How to Choose an Antibody Specific to Application

What are antibodies and how are they used in research?

Antibodies are proteins manufactured by the B cells within the immune systems of higher life forms as an adaptive feature to allow the body to address invading foreign molecules that pose a threat to the organism. The natural function of antibodies involves their attachment to antigens (belonging to the invading foreign bodies), to flag them for destruction by the immune system.

antibodiesImage Credits: Design_Cells / Shutterstock.com

This innate propensity to attach themselves to specific molecules has established their use in scientific research. Because specific antibodies can be chosen that are known to latch onto certain antigens, researchers can use antibodies to identify the presence of certain substances. Consequently, the use of antibodies has become heavily relied upon in the study of protein function in cells.

Numerous techniques have been developed that exploit the nature of antibodies in order to investigate proteins in cells and tissues. Applications such as immunohistochemistry, immunocytochemistry, Western blot, ELISA, flow cytometry and FACS, and ELISPOT, are all established methods that utilize antibodies.

In order to make the most of these powerful investigative techniques, it is essential that the correct antibody is chosen that suits the specific application. Below we discuss how to choose the correct antibody for your application.

Choosing the right application

The first step of choosing the right antibody for your experiment is to ensure you select the correct application that is most suitable for your research purposes. Below, we outline the main features of the various methods:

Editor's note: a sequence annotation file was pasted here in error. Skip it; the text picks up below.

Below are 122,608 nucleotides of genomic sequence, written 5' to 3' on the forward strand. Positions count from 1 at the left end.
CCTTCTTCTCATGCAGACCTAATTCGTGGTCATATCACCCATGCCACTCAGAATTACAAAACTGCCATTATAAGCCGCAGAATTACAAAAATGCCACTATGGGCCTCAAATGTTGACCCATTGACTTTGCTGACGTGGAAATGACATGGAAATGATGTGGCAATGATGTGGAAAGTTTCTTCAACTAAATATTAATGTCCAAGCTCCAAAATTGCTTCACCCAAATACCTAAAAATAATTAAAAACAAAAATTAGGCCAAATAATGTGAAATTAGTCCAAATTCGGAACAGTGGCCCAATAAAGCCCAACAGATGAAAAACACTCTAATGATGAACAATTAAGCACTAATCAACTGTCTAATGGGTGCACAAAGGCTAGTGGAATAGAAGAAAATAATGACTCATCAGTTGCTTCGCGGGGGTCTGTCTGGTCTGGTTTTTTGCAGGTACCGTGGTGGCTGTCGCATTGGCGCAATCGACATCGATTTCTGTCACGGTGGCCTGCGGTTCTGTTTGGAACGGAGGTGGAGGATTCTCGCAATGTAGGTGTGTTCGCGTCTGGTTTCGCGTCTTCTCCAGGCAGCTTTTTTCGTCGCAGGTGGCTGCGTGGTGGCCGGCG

Applications for studying localization

Immunohistochemistry has a low to medium throughput, can be used for fixed cells and tissues, can produce cellular localization, has a high spatial resolution, typically focuses on a single protein, can image multiple proteins at once, and is qualitative and semi-quantitative.

The other technique that studies localization is immunocytochemistry. This technique has a low to high throughput, can be used for fixed cells and tissues, can produce subcellular localization, it can image multiple proteins at once, and is qualitative and semi-quantitative. However, its spatial resolution is limited by tissue structure.

Applications for studying concentration

Western blot is the appropriate technique for studying protein concentration. It has a low to medium throughput, can be used for cell and tissue lysates, generates relative protein levels, can establish molecular weight, isoforms and post-translational modifications, and is semi-quantitative.

Applications for studying interaction

ELISA is the appropriate technique for studying protein interactions. The method has a medium to high throughput (96 well plate), it can be used to study serum/plasma, live or fixed cells and tissue, it produces accurate protein levels, it is quantitative and qualitative.

Applications for studying expression

ELISA can also be used for studying expression, its features are outlined above. Flow cytometry and FACS is the alternative technique of studying expression. It has a low to high throughput (up to 384 well plates). It can be used for fixed or live cells and can determine chemical and physical properties such as size, expression of surface markers, and more. It can be used to quantify and sort cells (FACS). Finally, it is a quantitative method.

Applications for studying identification